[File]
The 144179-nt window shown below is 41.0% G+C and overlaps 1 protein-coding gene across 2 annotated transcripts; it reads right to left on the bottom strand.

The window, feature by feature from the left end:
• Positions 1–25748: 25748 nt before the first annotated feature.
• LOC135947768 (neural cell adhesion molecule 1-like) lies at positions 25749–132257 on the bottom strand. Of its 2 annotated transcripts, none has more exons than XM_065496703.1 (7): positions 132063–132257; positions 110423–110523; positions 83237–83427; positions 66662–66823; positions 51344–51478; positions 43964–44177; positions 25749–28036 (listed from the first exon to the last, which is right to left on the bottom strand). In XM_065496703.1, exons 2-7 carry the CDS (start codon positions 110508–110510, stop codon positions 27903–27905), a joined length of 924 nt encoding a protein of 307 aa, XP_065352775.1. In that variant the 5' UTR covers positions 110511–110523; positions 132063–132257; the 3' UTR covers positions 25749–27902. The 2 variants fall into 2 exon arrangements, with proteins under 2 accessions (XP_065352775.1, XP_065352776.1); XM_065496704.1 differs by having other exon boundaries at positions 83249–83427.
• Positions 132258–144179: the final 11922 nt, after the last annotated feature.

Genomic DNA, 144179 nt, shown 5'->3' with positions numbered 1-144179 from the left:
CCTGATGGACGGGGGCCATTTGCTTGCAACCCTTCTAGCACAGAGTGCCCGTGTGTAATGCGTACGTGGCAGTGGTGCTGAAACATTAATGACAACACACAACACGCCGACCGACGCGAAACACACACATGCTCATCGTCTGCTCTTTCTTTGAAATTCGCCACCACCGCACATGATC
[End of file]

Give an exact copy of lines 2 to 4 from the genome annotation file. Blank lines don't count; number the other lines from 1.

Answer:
The window, feature by feature from the left end:
• Positions 1–25748: 25748 nt before the first annotated feature.
• LOC135947768 (neural cell adhesion molecule 1-like) lies at positions 25749–132257 on the bottom strand. Of its 2 annotated transcripts, none has more exons than XM_065496703.1 (7): positions 132063–132257; positions 110423–110523; positions 83237–83427; positions 66662–66823; positions 51344–51478; positions 43964–44177; positions 25749–28036 (listed from the first exon to the last, which is right to left on the bottom strand). In XM_065496703.1, exons 2-7 carry the CDS (start codon positions 110508–110510, stop codon positions 27903–27905), a joined length of 924 nt encoding a protein of 307 aa, XP_065352775.1. In that variant the 5' UTR covers positions 110511–110523; positions 132063–132257; the 3' UTR covers positions 25749–27902. The 2 variants fall into 2 exon arrangements, with proteins under 2 accessions (XP_065352775.1, XP_065352776.1); XM_065496704.1 differs by having other exon boundaries at positions 83249–83427.